Excellent team building has goals. Team building is effective only when it makes you understand what you mean by teamwork and how it translates to behaviors at work.

Active learning is not just active. More important is the learning in active learning.

Active learning helps us understand clearly.

3. Better Retention

Remember cramming for tests? You probably forgot most of the material right after the exam. That’s the downside of passive learning – it doesn’t stick.

On the other hand, active learning, where employees engage with the content, results in better memory retention.

They are more likely to recall and use the information they actively processed.

Imagine an employee learning about customer service by role-playing a challenging customer interaction. That experience will stick in their mind more than just reading about handling difficult customers.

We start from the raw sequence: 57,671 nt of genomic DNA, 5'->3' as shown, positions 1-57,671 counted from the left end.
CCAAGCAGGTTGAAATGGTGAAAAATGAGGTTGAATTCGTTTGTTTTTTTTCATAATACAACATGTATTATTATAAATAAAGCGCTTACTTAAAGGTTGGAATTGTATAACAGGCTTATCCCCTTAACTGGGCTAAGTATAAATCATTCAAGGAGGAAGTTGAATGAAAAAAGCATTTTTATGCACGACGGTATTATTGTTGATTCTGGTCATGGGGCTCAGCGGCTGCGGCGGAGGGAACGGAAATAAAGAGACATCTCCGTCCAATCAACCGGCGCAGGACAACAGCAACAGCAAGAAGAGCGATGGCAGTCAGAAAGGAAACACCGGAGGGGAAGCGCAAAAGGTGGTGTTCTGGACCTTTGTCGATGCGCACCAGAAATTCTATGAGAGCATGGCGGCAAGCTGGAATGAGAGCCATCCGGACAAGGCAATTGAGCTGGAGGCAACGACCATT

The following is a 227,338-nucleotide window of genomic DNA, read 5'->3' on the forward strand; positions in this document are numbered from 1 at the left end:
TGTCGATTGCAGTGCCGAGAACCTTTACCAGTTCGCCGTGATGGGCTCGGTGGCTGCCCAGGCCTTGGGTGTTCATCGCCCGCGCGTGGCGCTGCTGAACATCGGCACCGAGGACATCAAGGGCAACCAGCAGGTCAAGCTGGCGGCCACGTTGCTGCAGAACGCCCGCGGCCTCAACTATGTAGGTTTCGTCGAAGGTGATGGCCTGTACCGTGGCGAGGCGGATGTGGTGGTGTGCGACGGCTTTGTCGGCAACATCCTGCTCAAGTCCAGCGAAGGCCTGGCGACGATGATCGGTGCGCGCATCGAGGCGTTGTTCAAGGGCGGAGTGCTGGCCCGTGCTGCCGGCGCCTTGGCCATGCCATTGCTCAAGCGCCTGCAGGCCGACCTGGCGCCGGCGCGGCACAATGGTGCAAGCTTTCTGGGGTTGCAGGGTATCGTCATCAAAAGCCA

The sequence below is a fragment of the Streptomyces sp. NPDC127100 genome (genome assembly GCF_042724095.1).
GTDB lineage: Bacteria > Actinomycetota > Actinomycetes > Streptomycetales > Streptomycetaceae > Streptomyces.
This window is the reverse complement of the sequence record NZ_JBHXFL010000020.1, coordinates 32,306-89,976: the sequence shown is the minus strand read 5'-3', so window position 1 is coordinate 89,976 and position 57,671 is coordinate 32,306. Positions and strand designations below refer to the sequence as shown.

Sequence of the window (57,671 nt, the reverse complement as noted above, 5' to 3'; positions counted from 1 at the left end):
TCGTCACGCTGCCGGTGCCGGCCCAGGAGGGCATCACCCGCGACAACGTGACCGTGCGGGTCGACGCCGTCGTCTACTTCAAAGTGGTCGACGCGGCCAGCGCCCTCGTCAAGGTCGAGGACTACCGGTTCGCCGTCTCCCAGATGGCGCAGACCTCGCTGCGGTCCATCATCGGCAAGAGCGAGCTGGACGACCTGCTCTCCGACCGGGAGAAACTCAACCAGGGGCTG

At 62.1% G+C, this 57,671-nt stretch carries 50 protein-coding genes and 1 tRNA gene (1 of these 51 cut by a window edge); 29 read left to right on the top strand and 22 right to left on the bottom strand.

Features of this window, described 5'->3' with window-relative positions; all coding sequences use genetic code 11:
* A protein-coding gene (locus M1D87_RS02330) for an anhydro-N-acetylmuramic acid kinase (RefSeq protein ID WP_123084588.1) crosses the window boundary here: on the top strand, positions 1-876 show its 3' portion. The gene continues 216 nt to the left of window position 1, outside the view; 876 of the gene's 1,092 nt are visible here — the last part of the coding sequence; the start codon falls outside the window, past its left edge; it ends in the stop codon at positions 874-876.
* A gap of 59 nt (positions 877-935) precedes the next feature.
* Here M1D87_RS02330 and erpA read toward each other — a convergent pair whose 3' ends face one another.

4. It promotes critical thinking.

Imagine you’re stuck on a desert island. You have to come up with creative solutions for survival. That’s what active learning does.

It puts employees in situations where they need to solve problems, make decisions, and think critically.

In a typical training, the lecturer is dumping information on you. You are not even expected to process this information. You only need to jot them down.

Of course, you need to stay awake. Sometimes, the trainers call someone and you don’t want everyone to learn that you have not understood a thing.

But it is different when they ask you to sit down together and solve a problem.